Friday, January 12, 2024

A matter of historical record: Digging into the secrets of Windham’s Old Province Fort

By Walter Lunt

Two-hundred eighty years after its construction, Windham’s Old Province Fort has begun giving up some of its secrets. Mere months before the outbreak of King George’s War (1744 to 1748), the hardy European colonists of New Marblehead (later Windham) scrambled to build protection from unavoidable hostilities with the local native population. Encroachment on ancient Indian lands, interference with their way of life and mounting conflicts between English and French ambitions on the American continent would make warfare inevitable.

In their Maine Historic Preservation Commission report,
archeologists reveal the precise location of New 
Marblehead's (Windham's) old Province Fort (1744-1782).
Numerous cultural features are uncovered as well.
Construction began in the spring of 1744. Four years of grisly, bloody hostilities followed, largely outside the boundaries of New Marblehead. Most of the settlement’s 12 families lived within the fortress walls, until May 1756 when one settler was killed and another wounded and scalped during a scuffle near the fort that also claimed the life of Polin, sagamore of the Presumpscot-Sebago band of Wabanaki Natives.

Archaeologists John Mosher and Leith Smith from the Maine Historic Preservation Commission along with a dedicated force of local volunteers conducted a state-mandated archaeological investigation on a section of River Road near its intersection with Anderson Road in Windham during the Maine Department of Transportation’s River Road reconstruction project in 2019.

The fort, which may have included two 2-story flankers positioned at opposite corners of a blockhouse and surrounded by defensive fencing was built for the protection of the founding settlers from “Indian raids.”

Laboratory study on the features and cultural artifacts uncovered on the site took months to complete; a 378-page report on the findings was released in 2022. Among the findings: hundreds of cultural items from kitchen ware to gun flints and musket balls; a blacksmith forge; and the precise location of the fort (1744 to 1789), which was in the middle of present-day River Road between the Parson Smith House driveway and the Anderson Road intersection.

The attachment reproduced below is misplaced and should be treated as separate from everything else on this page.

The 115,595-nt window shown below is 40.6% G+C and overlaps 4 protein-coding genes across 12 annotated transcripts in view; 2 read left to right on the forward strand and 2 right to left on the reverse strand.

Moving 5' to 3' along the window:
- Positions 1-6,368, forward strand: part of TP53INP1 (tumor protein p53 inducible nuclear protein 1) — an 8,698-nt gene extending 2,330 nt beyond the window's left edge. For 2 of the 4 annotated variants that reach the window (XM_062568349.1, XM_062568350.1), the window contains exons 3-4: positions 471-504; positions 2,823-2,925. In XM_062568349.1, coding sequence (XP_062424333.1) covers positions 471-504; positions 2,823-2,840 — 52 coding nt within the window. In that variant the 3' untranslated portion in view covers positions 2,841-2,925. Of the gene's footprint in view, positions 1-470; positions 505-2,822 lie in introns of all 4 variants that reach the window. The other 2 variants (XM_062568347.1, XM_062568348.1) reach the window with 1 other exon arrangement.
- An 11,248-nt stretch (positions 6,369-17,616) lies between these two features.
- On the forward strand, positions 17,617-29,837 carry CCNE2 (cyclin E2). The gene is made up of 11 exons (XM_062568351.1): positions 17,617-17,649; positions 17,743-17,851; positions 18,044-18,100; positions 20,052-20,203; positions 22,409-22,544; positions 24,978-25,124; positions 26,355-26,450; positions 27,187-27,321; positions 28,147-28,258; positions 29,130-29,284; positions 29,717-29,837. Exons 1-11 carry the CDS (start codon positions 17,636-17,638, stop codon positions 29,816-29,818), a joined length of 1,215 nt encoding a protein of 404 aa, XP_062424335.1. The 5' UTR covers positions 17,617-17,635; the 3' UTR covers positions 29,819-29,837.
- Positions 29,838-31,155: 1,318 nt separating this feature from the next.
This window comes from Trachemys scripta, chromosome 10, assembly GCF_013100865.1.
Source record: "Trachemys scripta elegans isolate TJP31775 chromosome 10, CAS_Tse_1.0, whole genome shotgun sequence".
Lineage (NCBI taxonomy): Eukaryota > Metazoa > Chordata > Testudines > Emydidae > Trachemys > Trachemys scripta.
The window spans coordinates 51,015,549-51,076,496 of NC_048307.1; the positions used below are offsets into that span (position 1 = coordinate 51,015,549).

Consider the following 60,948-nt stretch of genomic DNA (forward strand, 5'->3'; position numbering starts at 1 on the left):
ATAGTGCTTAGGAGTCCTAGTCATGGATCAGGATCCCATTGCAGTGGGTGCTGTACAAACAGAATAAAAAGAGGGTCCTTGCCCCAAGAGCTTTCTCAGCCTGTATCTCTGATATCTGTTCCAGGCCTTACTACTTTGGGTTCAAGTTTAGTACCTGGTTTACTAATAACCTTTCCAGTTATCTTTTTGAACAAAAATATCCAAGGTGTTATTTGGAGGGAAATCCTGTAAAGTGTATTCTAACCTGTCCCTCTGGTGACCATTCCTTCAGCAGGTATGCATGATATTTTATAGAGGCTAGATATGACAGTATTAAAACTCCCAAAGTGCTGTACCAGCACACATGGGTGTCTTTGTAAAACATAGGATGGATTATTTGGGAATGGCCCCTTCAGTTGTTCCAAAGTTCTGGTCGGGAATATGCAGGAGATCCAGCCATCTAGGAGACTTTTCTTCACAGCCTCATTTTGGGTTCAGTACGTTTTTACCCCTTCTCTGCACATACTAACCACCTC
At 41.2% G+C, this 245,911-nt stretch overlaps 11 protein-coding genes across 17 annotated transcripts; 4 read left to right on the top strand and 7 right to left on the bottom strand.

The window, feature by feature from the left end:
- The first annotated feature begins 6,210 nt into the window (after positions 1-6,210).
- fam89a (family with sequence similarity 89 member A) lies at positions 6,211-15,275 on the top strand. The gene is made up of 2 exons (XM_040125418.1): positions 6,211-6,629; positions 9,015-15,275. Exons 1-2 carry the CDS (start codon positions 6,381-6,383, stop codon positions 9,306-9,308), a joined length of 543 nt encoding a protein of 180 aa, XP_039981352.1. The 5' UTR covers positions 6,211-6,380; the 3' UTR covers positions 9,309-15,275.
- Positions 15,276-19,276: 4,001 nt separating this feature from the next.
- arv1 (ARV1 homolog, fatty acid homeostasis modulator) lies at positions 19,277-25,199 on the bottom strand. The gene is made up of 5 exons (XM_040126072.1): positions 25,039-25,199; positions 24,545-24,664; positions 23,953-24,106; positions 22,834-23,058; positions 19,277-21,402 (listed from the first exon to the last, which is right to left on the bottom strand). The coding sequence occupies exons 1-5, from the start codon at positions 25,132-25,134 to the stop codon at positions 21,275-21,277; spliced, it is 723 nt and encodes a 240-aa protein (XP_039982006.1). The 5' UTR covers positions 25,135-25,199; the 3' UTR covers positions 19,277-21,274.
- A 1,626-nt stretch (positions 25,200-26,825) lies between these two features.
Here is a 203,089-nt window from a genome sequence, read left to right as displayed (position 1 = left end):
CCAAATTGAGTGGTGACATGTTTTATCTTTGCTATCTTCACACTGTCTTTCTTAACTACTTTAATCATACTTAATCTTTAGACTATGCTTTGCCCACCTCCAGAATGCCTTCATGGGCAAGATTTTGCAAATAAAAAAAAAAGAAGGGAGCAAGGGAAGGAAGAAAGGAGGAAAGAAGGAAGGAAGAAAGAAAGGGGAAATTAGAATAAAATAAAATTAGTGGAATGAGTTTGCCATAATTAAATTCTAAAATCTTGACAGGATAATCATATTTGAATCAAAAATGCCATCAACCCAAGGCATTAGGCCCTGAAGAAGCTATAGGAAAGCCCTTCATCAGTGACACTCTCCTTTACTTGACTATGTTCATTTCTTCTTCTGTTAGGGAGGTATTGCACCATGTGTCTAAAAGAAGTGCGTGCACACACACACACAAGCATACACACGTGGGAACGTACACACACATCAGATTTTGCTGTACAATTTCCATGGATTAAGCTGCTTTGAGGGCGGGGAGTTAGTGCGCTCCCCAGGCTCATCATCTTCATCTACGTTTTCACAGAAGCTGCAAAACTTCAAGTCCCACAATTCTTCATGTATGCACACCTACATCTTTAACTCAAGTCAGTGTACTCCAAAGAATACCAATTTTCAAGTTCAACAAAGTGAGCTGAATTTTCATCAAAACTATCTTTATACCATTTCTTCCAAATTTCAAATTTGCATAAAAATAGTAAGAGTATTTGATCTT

Early Windham historians from the late 19th and early 20th centuries described the fort as being “two stories with walls one-foot thick of hewn hemlock timber…surrounded by a stockade about 25 or 30 feet from it.” Mosher and Smith however, reported they could not prove the existence of the two 10-foot square flankers, or watch boxes, said to have been placed at opposite corners of the blockhouse and equipped with swivel guns. The investigators maintain that “such architectural features leave a distinct signature,” but none was found. The blockhouse entrance was located on the façade that faced Westbrook. Excavations failed to reveal a source of fresh water or evidence of at least one privy. When built, the fortress was known to be the refuge for at least 12 families and up to 50 people.

The fort was utilized as a military-style defensive structure from 1744 to about 1760 when its use was converted to a school, a meeting house, and a church. Construction of the Parson Smith house, located adjacent to the fort, began in 1764. It would be the residence of Windham’s esteemed second settled minister, Peter Thatcher Smith.

The accompanying illustration is an interpretive graphic of the archaeological findings.